Much of what I’ve read on (Pardesi-) Desis (in English) has been about Desis in the West. I have come across some material on Desis in the Gulf and some on Desis in the Carribean, but not much on Desis in East Africa or Southern Africa or East Asia etc. (That is one of the reasons why reading Vinay Lal is essential.) Bollywood too has been fixated on the Non-Resident Indian (NRI) in the West, and it seems, so are the Subcontinental nations. Or may be I have just been navel-gazing.
Whatever the case may be, I found M. Neelika Jayawardane‘s essay, “‘Everyone’s Got Their Indian’ — The South Asian Diaspora in South Africa,” in Transition 107, invaluable. Jayawardane narrates histories of South Asians in South Africa through colonial times to apartheid to the present, and shows how the divides created or at least hardened by the colonial state persist in stereotypes. She then goes on to show by reviewing relevant literature, scholarship, photography, and vignettes, how these stereotypes and imagined separation of Indians from South Africans were — and are — contested; how they are belied by the lived histories of common struggles against colonialism and apartheid and struggles for worker rights; and by the rich histories of their entanglements in culture, food, architecture, and much more.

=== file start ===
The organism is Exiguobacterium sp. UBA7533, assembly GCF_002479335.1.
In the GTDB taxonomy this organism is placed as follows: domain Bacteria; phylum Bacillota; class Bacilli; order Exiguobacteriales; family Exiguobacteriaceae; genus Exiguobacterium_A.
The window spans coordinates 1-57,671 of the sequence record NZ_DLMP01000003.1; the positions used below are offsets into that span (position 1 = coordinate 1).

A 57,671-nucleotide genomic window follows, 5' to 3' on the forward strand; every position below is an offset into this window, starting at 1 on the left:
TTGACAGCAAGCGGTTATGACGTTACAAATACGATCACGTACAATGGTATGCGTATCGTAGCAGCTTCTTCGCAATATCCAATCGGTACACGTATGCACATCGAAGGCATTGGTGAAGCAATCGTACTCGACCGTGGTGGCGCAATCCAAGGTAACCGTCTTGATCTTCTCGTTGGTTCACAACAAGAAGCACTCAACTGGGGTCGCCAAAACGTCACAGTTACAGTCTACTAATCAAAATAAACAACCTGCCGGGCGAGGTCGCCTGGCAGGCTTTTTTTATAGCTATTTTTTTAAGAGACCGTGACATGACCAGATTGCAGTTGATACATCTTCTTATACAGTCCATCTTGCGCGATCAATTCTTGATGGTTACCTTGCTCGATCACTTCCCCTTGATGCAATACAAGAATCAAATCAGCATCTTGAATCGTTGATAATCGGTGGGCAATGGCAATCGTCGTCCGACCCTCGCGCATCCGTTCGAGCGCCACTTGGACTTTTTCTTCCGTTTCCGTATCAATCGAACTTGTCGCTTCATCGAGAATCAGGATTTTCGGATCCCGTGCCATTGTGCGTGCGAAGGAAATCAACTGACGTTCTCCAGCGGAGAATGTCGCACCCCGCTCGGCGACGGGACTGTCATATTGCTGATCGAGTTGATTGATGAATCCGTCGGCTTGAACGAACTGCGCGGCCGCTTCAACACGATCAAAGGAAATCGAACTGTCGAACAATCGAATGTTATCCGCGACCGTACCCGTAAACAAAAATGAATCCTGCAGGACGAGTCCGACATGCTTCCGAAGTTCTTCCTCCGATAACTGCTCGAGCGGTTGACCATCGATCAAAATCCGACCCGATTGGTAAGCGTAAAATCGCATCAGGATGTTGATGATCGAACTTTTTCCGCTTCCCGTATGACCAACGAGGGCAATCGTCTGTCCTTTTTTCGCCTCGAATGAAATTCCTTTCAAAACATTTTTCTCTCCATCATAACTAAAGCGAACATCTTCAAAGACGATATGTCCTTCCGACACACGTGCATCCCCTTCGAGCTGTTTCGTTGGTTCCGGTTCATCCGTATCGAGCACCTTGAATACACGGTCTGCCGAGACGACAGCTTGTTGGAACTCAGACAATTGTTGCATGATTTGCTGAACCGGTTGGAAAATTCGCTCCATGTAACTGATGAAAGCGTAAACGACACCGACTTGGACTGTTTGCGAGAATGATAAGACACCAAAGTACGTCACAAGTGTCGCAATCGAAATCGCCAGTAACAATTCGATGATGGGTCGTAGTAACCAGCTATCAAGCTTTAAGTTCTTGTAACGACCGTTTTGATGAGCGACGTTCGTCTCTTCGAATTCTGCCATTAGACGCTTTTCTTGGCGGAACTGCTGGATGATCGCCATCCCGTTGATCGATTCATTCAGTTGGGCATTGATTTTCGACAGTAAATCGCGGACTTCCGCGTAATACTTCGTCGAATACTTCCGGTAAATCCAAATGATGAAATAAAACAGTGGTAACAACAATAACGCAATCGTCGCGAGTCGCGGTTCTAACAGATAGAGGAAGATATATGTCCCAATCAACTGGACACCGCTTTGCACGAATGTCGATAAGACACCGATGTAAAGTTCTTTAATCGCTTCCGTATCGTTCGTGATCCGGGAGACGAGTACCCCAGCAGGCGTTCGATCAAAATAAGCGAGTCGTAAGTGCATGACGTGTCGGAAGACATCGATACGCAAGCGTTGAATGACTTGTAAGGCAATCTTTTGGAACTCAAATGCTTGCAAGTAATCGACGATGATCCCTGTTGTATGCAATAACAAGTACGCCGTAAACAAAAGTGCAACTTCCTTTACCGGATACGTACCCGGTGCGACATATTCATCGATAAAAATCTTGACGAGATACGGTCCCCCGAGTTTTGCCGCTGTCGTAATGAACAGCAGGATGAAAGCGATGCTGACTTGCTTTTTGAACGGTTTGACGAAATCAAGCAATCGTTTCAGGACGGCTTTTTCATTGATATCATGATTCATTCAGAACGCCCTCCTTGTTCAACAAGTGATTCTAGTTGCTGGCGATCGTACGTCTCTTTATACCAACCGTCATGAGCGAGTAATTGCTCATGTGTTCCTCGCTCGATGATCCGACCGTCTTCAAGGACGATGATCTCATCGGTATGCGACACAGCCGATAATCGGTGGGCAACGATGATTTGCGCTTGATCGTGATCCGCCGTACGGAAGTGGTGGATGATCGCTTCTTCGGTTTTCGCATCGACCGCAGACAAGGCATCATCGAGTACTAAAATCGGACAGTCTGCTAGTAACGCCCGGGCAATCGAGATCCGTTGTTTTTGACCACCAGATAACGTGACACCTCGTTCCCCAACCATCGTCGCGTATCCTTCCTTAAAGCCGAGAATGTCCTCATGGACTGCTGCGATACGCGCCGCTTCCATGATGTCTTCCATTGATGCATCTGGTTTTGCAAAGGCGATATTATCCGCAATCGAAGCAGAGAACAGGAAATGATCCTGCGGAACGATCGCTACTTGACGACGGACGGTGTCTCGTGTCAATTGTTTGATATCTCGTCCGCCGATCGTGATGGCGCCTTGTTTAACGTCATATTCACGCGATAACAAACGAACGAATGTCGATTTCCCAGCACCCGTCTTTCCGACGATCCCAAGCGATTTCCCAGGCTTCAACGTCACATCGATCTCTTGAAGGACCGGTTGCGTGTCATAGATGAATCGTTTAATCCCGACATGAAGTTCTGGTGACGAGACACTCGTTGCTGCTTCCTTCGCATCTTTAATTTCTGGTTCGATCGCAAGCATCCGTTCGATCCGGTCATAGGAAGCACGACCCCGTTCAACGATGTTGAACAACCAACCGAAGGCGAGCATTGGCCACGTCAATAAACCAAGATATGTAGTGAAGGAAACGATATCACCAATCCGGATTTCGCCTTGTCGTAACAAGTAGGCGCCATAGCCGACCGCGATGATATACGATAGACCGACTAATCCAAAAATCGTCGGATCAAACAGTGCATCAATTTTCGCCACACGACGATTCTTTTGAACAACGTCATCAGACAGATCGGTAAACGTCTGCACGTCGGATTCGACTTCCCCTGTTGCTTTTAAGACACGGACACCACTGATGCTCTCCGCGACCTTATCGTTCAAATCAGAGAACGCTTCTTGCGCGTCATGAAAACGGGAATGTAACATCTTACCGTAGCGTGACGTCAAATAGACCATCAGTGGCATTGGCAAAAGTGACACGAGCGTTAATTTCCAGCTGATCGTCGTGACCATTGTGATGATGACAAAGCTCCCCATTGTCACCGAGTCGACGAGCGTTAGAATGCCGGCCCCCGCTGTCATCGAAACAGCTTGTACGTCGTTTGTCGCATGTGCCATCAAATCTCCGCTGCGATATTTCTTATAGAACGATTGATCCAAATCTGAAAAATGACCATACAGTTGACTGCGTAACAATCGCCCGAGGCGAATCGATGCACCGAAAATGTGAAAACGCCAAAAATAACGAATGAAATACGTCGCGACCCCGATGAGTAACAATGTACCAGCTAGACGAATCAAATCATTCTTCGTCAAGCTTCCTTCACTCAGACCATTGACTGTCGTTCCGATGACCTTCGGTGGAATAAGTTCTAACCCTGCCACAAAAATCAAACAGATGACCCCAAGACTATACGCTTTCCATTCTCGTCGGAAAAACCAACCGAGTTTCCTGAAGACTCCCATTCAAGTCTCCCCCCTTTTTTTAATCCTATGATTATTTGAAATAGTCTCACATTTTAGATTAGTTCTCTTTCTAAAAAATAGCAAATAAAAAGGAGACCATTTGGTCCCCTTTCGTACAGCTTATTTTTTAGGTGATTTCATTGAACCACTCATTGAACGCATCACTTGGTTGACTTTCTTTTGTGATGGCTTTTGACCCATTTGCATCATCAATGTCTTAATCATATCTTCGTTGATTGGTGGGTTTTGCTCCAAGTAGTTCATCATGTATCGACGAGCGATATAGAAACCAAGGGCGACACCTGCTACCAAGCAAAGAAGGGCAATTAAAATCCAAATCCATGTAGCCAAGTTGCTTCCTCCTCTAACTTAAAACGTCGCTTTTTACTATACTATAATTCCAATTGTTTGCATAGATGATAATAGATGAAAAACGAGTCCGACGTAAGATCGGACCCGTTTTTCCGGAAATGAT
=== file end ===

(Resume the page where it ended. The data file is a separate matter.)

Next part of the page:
I enjoyed working on the aforesaid essay in order to cut a shorter version of it for Chapati Mystery, which is available in the following two parts: